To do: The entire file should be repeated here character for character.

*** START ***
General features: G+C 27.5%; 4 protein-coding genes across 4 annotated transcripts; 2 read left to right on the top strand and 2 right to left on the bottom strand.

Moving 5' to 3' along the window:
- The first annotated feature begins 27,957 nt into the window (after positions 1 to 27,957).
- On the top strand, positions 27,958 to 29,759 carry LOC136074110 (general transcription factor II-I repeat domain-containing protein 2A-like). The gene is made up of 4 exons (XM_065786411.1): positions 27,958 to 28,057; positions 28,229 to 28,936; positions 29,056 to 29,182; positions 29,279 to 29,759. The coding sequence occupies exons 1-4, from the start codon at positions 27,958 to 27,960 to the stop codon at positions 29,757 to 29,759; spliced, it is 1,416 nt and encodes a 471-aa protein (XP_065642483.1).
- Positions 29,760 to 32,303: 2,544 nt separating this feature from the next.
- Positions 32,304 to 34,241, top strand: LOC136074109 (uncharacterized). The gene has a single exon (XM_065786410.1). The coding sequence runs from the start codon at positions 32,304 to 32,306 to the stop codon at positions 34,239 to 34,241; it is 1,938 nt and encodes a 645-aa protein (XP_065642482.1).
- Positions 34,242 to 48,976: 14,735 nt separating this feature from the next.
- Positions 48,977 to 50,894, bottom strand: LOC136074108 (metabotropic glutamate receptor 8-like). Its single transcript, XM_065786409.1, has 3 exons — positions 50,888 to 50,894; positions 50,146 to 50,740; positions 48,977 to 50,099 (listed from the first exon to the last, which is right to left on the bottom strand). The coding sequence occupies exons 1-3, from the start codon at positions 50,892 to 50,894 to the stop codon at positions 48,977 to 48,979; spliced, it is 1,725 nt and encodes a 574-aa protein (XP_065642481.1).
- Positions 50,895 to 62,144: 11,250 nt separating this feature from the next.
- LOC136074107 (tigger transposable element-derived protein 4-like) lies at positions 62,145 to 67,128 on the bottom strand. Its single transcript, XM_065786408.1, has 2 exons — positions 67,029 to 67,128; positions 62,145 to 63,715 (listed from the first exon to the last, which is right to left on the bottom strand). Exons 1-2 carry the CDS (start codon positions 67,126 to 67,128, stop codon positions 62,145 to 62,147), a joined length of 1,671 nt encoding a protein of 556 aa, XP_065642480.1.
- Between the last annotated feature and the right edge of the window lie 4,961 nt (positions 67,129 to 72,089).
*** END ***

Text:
General features: G+C 27.5%; 4 protein-coding genes across 4 annotated transcripts; 2 read left to right on the top strand and 2 right to left on the bottom strand.

Moving 5' to 3' along the window:
- The first annotated feature begins 27,957 nt into the window (after positions 1 to 27,957).
- On the top strand, positions 27,958 to 29,759 carry LOC136074110 (general transcription factor II-I repeat domain-containing protein 2A-like). The gene is made up of 4 exons (XM_065786411.1): positions 27,958 to 28,057; positions 28,229 to 28,936; positions 29,056 to 29,182; positions 29,279 to 29,759. The coding sequence occupies exons 1-4, from the start codon at positions 27,958 to 27,960 to the stop codon at positions 29,757 to 29,759; spliced, it is 1,416 nt and encodes a 471-aa protein (XP_065642483.1).
- Positions 29,760 to 32,303: 2,544 nt separating this feature from the next.
- Positions 32,304 to 34,241, top strand: LOC136074109 (uncharacterized). The gene has a single exon (XM_065786410.1). The coding sequence runs from the start codon at positions 32,304 to 32,306 to the stop codon at positions 34,239 to 34,241; it is 1,938 nt and encodes a 645-aa protein (XP_065642482.1).
- Positions 34,242 to 48,976: 14,735 nt separating this feature from the next.
- Positions 48,977 to 50,894, bottom strand: LOC136074108 (metabotropic glutamate receptor 8-like). Its single transcript, XM_065786409.1, has 3 exons — positions 50,888 to 50,894; positions 50,146 to 50,740; positions 48,977 to 50,099 (listed from the first exon to the last, which is right to left on the bottom strand). The coding sequence occupies exons 1-3, from the start codon at positions 50,892 to 50,894 to the stop codon at positions 48,977 to 48,979; spliced, it is 1,725 nt and encodes a 574-aa protein (XP_065642481.1).
- Positions 50,895 to 62,144: 11,250 nt separating this feature from the next.
- LOC136074107 (tigger transposable element-derived protein 4-like) lies at positions 62,145 to 67,128 on the bottom strand. Its single transcript, XM_065786408.1, has 2 exons — positions 67,029 to 67,128; positions 62,145 to 63,715 (listed from the first exon to the last, which is right to left on the bottom strand). Exons 1-2 carry the CDS (start codon positions 67,126 to 67,128, stop codon positions 62,145 to 62,147), a joined length of 1,671 nt encoding a protein of 556 aa, XP_065642480.1.
- Between the last annotated feature and the right edge of the window lie 4,961 nt (positions 67,129 to 72,089).